MaP report examines shower-based water savings
A new independent Max Performance (MaP) research report has examined whether reduced shower flow rates have resulted in people taking longer showers to compensate.
The report compares results from the 1999 and 2016 North American Residential End-Uses Studies of Water, which were undertaken by Aquacraft, to examine how showering habits have changed and the differences in water savings.
The MaP report found shower-based water savings were only 0.5 gallons per capita per day between 1999 and 2016 despite improvements in showerhead technology regarding flow rates. The authors of the study believe this is because the shower savings may be somewhat under-reported and may actually be as high as 1.5 gallons per capita per day.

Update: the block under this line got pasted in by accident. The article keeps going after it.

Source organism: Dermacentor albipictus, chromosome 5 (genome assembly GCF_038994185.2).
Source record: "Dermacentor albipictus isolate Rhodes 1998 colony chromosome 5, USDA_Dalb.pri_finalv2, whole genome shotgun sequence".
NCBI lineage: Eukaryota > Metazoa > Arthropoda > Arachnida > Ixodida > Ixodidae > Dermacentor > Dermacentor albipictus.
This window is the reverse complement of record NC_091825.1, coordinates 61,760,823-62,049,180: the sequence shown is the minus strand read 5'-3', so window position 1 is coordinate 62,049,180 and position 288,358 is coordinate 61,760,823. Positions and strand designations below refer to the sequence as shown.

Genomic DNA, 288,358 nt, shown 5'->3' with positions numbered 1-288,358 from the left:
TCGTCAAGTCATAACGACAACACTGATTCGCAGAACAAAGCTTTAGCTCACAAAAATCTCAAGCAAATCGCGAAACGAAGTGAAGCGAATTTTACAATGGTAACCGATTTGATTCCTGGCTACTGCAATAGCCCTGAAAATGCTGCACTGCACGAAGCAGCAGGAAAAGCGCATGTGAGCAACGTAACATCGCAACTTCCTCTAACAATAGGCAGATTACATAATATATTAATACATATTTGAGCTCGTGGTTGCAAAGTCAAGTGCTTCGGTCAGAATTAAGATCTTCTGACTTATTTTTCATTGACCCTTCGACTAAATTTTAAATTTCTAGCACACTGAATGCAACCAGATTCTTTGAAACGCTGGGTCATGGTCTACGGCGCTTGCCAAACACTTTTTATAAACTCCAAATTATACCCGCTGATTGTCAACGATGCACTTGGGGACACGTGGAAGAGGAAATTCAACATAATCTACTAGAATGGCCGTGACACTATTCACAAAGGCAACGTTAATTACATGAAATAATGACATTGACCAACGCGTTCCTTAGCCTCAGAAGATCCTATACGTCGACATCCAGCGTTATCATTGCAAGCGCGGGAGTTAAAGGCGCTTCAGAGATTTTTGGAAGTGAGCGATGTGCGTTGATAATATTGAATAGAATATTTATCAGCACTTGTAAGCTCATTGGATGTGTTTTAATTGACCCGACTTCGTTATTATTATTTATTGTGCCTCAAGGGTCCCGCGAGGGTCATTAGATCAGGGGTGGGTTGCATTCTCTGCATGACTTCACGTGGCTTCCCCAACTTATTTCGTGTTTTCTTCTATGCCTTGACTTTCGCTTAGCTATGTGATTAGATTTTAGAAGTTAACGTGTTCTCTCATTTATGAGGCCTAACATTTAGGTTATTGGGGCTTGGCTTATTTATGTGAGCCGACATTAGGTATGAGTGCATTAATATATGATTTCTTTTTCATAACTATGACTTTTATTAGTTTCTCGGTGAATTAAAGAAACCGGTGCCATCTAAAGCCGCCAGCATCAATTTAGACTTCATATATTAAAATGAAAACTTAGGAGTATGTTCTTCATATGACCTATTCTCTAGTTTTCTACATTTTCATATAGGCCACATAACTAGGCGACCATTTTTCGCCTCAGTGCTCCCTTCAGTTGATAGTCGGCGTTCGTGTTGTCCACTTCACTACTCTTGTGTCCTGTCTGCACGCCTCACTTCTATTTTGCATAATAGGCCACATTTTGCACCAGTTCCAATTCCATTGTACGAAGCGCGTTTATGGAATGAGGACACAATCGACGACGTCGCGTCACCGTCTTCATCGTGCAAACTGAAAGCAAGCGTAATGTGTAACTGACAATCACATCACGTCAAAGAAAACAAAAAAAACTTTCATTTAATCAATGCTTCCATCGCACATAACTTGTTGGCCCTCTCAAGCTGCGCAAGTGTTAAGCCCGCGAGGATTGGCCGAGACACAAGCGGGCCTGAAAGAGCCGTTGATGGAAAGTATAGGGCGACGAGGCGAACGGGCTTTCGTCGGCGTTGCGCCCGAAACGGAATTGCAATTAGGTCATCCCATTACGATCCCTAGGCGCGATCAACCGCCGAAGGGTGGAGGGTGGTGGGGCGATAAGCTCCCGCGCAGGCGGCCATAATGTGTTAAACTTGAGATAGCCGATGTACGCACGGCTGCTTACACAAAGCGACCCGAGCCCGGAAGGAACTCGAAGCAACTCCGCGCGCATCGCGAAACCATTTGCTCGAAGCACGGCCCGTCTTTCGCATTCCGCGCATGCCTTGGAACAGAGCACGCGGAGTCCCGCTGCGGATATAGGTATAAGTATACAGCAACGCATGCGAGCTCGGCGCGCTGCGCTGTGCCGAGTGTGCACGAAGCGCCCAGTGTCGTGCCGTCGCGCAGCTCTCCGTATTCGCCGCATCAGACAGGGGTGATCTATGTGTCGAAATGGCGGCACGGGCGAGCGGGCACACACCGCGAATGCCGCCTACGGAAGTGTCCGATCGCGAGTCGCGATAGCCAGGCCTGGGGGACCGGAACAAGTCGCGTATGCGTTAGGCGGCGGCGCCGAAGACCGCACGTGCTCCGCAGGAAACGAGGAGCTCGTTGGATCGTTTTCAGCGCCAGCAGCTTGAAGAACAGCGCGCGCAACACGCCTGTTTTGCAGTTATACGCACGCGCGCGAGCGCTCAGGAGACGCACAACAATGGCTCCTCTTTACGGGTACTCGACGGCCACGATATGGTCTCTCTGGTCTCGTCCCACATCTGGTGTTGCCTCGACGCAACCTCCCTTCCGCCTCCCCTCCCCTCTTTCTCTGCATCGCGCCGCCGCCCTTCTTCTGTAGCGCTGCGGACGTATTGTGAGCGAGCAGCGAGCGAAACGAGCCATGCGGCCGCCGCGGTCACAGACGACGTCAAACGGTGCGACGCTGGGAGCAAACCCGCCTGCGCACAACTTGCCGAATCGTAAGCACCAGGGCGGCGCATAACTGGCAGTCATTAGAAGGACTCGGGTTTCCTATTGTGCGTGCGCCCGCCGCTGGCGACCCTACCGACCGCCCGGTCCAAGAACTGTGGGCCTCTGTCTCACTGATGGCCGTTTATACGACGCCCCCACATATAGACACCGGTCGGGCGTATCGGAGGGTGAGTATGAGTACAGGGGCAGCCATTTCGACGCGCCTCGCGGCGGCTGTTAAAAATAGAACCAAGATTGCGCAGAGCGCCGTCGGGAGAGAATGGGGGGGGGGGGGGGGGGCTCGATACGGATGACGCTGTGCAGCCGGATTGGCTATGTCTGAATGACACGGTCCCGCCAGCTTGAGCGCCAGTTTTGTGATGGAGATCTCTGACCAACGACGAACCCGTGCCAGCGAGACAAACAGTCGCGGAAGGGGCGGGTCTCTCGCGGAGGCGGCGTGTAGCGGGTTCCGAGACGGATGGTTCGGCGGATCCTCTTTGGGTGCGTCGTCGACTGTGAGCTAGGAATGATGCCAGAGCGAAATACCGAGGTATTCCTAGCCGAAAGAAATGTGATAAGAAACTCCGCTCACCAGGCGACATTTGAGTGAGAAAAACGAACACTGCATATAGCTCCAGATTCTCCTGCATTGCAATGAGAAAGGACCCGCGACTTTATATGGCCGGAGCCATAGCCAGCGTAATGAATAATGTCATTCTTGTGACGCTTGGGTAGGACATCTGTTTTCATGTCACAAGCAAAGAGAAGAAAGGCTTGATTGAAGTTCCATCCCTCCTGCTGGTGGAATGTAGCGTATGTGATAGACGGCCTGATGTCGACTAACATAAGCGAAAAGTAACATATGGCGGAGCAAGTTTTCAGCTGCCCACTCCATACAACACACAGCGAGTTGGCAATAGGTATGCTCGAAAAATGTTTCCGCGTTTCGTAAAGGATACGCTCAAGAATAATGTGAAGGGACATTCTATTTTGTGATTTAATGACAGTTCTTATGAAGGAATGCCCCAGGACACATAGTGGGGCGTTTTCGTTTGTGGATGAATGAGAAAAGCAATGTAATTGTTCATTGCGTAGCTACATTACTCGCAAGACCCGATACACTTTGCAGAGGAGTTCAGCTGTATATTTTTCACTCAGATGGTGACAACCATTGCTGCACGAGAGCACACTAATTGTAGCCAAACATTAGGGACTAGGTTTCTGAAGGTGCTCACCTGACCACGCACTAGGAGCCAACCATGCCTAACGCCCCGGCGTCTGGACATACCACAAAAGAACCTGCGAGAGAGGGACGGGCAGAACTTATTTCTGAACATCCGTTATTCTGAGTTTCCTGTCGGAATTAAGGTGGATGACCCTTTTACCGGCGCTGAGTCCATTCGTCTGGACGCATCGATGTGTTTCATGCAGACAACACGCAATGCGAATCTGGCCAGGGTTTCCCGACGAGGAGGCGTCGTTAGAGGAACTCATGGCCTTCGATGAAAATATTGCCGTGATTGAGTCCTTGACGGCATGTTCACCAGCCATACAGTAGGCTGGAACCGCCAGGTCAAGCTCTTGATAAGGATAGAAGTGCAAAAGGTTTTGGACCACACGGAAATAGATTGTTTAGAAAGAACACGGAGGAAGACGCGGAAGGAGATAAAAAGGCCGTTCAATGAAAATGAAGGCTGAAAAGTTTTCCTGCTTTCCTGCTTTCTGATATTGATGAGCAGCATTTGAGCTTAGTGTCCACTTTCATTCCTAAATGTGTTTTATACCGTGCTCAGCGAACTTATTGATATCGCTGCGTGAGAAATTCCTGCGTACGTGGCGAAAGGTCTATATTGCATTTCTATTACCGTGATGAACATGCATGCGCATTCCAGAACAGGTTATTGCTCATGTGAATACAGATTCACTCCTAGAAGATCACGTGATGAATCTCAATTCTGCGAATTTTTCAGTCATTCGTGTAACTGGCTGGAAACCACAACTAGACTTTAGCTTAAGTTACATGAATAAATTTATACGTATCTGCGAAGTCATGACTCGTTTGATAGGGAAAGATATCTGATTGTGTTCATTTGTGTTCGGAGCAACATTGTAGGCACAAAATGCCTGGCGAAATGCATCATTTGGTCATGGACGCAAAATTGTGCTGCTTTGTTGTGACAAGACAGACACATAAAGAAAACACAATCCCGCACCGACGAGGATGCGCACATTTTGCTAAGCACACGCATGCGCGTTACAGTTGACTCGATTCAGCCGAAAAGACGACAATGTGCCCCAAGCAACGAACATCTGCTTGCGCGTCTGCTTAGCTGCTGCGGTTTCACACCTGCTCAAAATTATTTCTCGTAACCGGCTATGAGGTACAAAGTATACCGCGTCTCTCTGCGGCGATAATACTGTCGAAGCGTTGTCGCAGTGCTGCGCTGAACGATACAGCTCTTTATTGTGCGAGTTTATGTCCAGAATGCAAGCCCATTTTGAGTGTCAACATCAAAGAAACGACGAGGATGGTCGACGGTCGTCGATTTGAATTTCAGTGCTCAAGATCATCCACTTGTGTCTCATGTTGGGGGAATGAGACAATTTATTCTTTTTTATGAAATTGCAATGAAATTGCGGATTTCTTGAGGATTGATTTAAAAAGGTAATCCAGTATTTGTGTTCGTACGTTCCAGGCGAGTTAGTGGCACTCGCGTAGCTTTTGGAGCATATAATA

The report indicated a clear trend towards lower flow showerheads that have a flow rate of 2.0gpm or less (the rate considered ‘efficient’). In 1999 only 44% of installed showerheads had flow rates of 2.0gpm compared to 56% in 2016.
While the report identified a higher percentage of installed low flow rate showerheads in 2016 compared to 1999, it found people only marginally increased the duration of their shower to compensate for these lower flow rates.
The results of the report show that water savings can be achieved using lower flow rate showerheads and those that meet customers’ expectations for performance will provide the best opportunity to maximise these savings.
Click here to view the full report.